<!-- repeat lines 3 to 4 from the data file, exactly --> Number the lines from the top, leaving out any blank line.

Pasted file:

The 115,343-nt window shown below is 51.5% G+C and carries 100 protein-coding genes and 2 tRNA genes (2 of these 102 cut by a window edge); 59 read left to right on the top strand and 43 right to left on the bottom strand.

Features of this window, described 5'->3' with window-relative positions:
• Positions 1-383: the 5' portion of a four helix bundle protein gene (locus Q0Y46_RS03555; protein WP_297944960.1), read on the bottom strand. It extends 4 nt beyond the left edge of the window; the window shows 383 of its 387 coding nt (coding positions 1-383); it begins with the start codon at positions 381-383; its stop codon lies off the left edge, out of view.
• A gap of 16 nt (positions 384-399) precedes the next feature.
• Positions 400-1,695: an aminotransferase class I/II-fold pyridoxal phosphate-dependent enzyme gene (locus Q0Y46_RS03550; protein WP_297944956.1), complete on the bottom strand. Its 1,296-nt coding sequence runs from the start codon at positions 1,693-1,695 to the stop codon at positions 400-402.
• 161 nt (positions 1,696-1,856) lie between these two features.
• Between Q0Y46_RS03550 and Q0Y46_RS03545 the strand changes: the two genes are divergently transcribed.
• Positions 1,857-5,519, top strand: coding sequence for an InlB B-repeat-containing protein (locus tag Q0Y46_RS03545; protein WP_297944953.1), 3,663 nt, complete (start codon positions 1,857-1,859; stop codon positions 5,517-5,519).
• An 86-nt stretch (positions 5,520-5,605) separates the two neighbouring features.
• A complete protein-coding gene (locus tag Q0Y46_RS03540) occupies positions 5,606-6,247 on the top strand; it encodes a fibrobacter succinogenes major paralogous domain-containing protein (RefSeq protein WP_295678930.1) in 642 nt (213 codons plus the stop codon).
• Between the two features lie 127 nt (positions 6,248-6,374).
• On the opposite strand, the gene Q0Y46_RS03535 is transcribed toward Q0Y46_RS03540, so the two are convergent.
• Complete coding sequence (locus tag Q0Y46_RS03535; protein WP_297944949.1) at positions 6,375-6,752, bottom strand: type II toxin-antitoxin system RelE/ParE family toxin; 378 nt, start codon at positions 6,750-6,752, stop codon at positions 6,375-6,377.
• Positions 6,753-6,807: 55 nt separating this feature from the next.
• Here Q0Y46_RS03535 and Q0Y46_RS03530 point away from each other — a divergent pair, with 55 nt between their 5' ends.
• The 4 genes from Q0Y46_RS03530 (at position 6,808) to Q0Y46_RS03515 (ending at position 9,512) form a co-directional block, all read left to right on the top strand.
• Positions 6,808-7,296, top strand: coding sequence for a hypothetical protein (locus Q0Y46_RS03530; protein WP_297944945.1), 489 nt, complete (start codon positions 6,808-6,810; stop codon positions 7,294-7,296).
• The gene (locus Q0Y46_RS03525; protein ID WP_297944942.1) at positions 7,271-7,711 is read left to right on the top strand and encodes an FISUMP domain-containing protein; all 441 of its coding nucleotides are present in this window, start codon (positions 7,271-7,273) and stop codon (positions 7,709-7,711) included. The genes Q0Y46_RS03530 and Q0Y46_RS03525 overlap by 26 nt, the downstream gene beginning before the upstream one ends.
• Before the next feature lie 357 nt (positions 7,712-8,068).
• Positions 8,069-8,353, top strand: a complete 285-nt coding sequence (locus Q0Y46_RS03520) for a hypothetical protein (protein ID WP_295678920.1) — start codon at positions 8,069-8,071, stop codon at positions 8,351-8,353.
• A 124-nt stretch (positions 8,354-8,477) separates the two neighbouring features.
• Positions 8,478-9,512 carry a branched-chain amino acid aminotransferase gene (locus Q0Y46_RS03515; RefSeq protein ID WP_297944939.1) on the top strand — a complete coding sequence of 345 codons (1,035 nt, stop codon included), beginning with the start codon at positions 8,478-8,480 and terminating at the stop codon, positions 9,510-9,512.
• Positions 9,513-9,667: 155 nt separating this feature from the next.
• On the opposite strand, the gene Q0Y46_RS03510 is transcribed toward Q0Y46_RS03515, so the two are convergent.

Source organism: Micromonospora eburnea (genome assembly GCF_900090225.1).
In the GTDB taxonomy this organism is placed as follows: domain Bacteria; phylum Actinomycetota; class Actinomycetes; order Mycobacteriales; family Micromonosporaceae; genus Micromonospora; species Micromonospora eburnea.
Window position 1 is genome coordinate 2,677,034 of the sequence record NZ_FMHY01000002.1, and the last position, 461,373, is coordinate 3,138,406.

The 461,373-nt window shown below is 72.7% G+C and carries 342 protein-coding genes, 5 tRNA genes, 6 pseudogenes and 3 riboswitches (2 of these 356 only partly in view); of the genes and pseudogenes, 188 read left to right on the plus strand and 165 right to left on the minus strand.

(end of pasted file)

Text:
• Positions 1-383: the 5' portion of a four helix bundle protein gene (locus Q0Y46_RS03555; protein WP_297944960.1), read on the bottom strand. It extends 4 nt beyond the left edge of the window; the window shows 383 of its 387 coding nt (coding positions 1-383); it begins with the start codon at positions 381-383; its stop codon lies off the left edge, out of view.
• A gap of 16 nt (positions 384-399) precedes the next feature.